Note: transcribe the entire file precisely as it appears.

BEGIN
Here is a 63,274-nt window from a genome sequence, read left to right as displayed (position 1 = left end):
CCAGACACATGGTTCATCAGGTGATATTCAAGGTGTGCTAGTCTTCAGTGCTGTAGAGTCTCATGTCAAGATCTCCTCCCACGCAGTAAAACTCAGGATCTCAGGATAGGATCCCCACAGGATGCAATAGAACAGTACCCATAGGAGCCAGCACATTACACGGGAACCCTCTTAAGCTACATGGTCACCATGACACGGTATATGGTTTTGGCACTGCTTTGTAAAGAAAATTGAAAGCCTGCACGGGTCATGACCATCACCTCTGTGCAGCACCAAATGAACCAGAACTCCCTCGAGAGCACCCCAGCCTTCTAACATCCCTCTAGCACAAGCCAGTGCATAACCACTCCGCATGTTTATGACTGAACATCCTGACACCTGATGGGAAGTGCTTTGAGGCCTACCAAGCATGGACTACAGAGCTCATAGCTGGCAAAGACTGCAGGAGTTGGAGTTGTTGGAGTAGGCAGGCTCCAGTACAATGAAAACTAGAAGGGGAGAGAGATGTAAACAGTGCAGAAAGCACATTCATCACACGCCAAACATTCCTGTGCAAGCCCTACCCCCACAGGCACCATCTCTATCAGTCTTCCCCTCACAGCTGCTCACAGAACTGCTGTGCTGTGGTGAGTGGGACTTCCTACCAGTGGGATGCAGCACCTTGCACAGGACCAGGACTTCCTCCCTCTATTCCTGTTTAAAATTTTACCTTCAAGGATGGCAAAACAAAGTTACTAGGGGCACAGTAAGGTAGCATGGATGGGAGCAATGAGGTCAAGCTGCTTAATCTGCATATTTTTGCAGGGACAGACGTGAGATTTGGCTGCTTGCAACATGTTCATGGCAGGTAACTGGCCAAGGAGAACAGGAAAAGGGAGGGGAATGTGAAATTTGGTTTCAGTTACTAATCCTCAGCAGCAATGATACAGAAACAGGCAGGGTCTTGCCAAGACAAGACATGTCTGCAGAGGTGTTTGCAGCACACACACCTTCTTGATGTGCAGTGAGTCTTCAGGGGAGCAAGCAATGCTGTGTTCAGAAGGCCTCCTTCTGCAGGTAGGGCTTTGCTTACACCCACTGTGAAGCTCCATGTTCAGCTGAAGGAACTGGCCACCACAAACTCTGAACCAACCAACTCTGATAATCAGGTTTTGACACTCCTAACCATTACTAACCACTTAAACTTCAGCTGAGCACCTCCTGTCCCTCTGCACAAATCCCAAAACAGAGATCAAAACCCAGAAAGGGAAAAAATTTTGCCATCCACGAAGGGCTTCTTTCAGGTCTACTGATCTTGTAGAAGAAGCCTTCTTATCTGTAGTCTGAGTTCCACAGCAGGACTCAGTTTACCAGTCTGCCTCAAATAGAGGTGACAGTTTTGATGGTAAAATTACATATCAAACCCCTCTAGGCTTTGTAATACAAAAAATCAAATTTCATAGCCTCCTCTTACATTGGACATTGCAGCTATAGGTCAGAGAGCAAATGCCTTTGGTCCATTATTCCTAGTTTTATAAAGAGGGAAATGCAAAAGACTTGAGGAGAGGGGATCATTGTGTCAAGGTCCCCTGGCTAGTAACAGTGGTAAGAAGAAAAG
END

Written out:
Here is a 63,274-nt window from a genome sequence, read left to right as displayed (position 1 = left end):
CCAGACACATGGTTCATCAGGTGATATTCAAGGTGTGCTAGTCTTCAGTGCTGTAGAGTCTCATGTCAAGATCTCCTCCCACGCAGTAAAACTCAGGATCTCAGGATAGGATCCCCACAGGATGCAATAGAACAGTACCCATAGGAGCCAGCACATTACACGGGAACCCTCTTAAGCTACATGGTCACCATGACACGGTATATGGTTTTGGCACTGCTTTGTAAAGAAAATTGAAAGCCTGCACGGGTCATGACCATCACCTCTGTGCAGCACCAAATGAACCAGAACTCCCTCGAGAGCACCCCAGCCTTCTAACATCCCTCTAGCACAAGCCAGTGCATAACCACTCCGCATGTTTATGACTGAACATCCTGACACCTGATGGGAAGTGCTTTGAGGCCTACCAAGCATGGACTACAGAGCTCATAGCTGGCAAAGACTGCAGGAGTTGGAGTTGTTGGAGTAGGCAGGCTCCAGTACAATGAAAACTAGAAGGGGAGAGAGATGTAAACAGTGCAGAAAGCACATTCATCACACGCCAAACATTCCTGTGCAAGCCCTACCCCCACAGGCACCATCTCTATCAGTCTTCCCCTCACAGCTGCTCACAGAACTGCTGTGCTGTGGTGAGTGGGACTTCCTACCAGTGGGATGCAGCACCTTGCACAGGACCAGGACTTCCTCCCTCTATTCCTGTTTAAAATTTTACCTTCAAGGATGGCAAAACAAAGTTACTAGGGGCACAGTAAGGTAGCATGGATGGGAGCAATGAGGTCAAGCTGCTTAATCTGCATATTTTTGCAGGGACAGACGTGAGATTTGGCTGCTTGCAACATGTTCATGGCAGGTAACTGGCCAAGGAGAACAGGAAAAGGGAGGGGAATGTGAAATTTGGTTTCAGTTACTAATCCTCAGCAGCAATGATACAGAAACAGGCAGGGTCTTGCCAAGACAAGACATGTCTGCAGAGGTGTTTGCAGCACACACACCTTCTTGATGTGCAGTGAGTCTTCAGGGGAGCAAGCAATGCTGTGTTCAGAAGGCCTCCTTCTGCAGGTAGGGCTTTGCTTACACCCACTGTGAAGCTCCATGTTCAGCTGAAGGAACTGGCCACCACAAACTCTGAACCAACCAACTCTGATAATCAGGTTTTGACACTCCTAACCATTACTAACCACTTAAACTTCAGCTGAGCACCTCCTGTCCCTCTGCACAAATCCCAAAACAGAGATCAAAACCCAGAAAGGGAAAAAATTTTGCCATCCACGAAGGGCTTCTTTCAGGTCTACTGATCTTGTAGAAGAAGCCTTCTTATCTGTAGTCTGAGTTCCACAGCAGGACTCAGTTTACCAGTCTGCCTCAAATAGAGGTGACAGTTTTGATGGTAAAATTACATATCAAACCCCTCTAGGCTTTGTAATACAAAAAATCAAATTTCATAGCCTCCTCTTACATTGGACATTGCAGCTATAGGTCAGAGAGCAAATGCCTTTGGTCCATTATTCCTAGTTTTATAAAGAGGGAAATGCAAAAGACTTGAGGAGAGGGGATCATTGTGTCAAGGTCCCCTGGCTAGTAACAGTGGTAAGAAGAAAAG